One powerful norm within interpersonal exchanges is reciprocity, the idea that people will repay prosociality from another by acting prosocially in return (Trivers, 1971; Falk and Fischbacher, 2006; Moreno-Okuno and Mosiño, 2017). A large body of research using economic games has provided evidence for direct reciprocity, with people choosing to give more to a recipient when the recipient has previously helped them (e.g., Ben-Ner et al., 2004; Leiberg et al., 2011; Krockow et al., 2016). For example, when the recipient and dictator in an initial Dictator Game switch roles and play a second time, the amount of money given in the second game is strongly correlated with the amount received in the first game. This correlation is greatly reduced when the former recipient instead plays with an entirely new player in the second game (Ben-Ner et al., 2004). The literature on “conditional cooperation” provides further support for the role of reciprocity, indicating that people are more willing to contribute more to a public good if they know that others are also contributing more (Fischbacher et al., 2001; Frey and Meier, 2004; Keser and van Winden, 2006). Finally, reciprocity has also been conceptualized as an internalized social norm (Perugini et al., 2003), with individual differences in the tendency to reciprocate predicting behavior within common economic games (Li et al., 2017). Importantly, considerations of reciprocity in many of these examples are not strategic, as no additional money can later be gained from partners through promises of reciprocity.
Reciprocal giving in economic exchanges critically depends on attributing positive intentions to the other person (Falk et al., 2008): not only must the actions of a partner be prosocial, one must also be able to infer good intentions behind these actions in order for reciprocity to occur. When the other party’s actions are observable and decoupled from outcomes, reciprocity is based largely off of intentions (Charness and Levine, 2007; Rand et al., 2015), though outcomes sometimes affect decisions as well (Cushman et al., 2009; Schächtele et al., 2011). Indeed, people choose to reciprocate more when good intentions can be attributed to the giver (Falk and Fischbacher, 2006), either through the knowledge that the giver chose to help rather than helping involuntarily (Greenberg and Frisch, 1972; McCabe et al., 2003) or through ruling out strategic motivations for the giver’s behavior (Stanca et al., 2009). Even young children infer the motivations of others when deciding whether to help them, refusing to help those who have harmful intentions toward others (Vaish et al., 2016).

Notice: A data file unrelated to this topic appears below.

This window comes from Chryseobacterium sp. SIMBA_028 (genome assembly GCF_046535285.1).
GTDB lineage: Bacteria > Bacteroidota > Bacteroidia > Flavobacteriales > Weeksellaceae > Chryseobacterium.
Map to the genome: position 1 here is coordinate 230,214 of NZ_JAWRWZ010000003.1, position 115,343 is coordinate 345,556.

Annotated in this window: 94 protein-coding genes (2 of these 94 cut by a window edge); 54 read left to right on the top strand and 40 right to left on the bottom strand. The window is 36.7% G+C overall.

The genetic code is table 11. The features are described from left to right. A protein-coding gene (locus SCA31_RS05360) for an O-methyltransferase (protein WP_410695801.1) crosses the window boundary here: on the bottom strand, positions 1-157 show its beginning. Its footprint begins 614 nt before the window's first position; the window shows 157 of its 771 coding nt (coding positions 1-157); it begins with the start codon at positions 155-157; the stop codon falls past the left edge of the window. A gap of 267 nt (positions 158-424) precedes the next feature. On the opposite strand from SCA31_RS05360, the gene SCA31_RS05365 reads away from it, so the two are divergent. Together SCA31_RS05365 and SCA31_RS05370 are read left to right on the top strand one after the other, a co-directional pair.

Considerations of reciprocity clearly influence prosocial decision-making in response to another’s actions; however, it is unclear whether considerations of mutual exchange can affect such behavior even when no knowledge of the other person’s actions is available. Rather than choosing whether to reciprocate another’s helpful or hurtful actions, we are often faced with the opportunity to act prosocially toward someone whom we have no prior experience with. Will we be more likely to help this person if we know that their choices are simultaneously affecting our own outcomes? In such situations, uncertainty about the recipient’s potential actions toward us may affect how we choose to treat them (Shafir and Tversky, 1992). Here, we build on the vast literature on reciprocity to test whether the mere opportunity for mutual exchange drives prosociality even when direct reciprocity is not possible. Further, we test whether one’s beliefs about a partner’s intentions influence the degree of prosociality exhibited in a mutual monetary exchange. As each player makes decisions without knowing about the partner’s choices, direct reciprocity in response to the partner’s actions is not possible. Despite this, if people desire mutual exchange with a partner even independently of any potential increases in monetary reward, at least two factors will contribute to prosociality here: an environmental structure that allows for mutual exchange between people (Study 1), and the belief that the other party in the exchange has good intentions toward you (Study 2).
In situations where one has no knowledge of the other player, inferring the other’s intentions requires the application of prior beliefs, or “person models” (Park et al., 1994; Mohr and Kenny, 2006), of what others are like in general. Different people bring different prior beliefs to the game: one participant may believe that people generally help others when they have the opportunity to do so, while another may believe that most people are selfish and consider only themselves. Research on social projection theory suggests that these person models are at least partially acquired through projection of one’s own intentions and motivations: people believe others are similar to them (Krueger, 2007; Acevedo and Krueger, 2011; Krueger et al., 2012). Thus, prior beliefs about others’ motivations and actions may mirror how an individual makes her own decisions.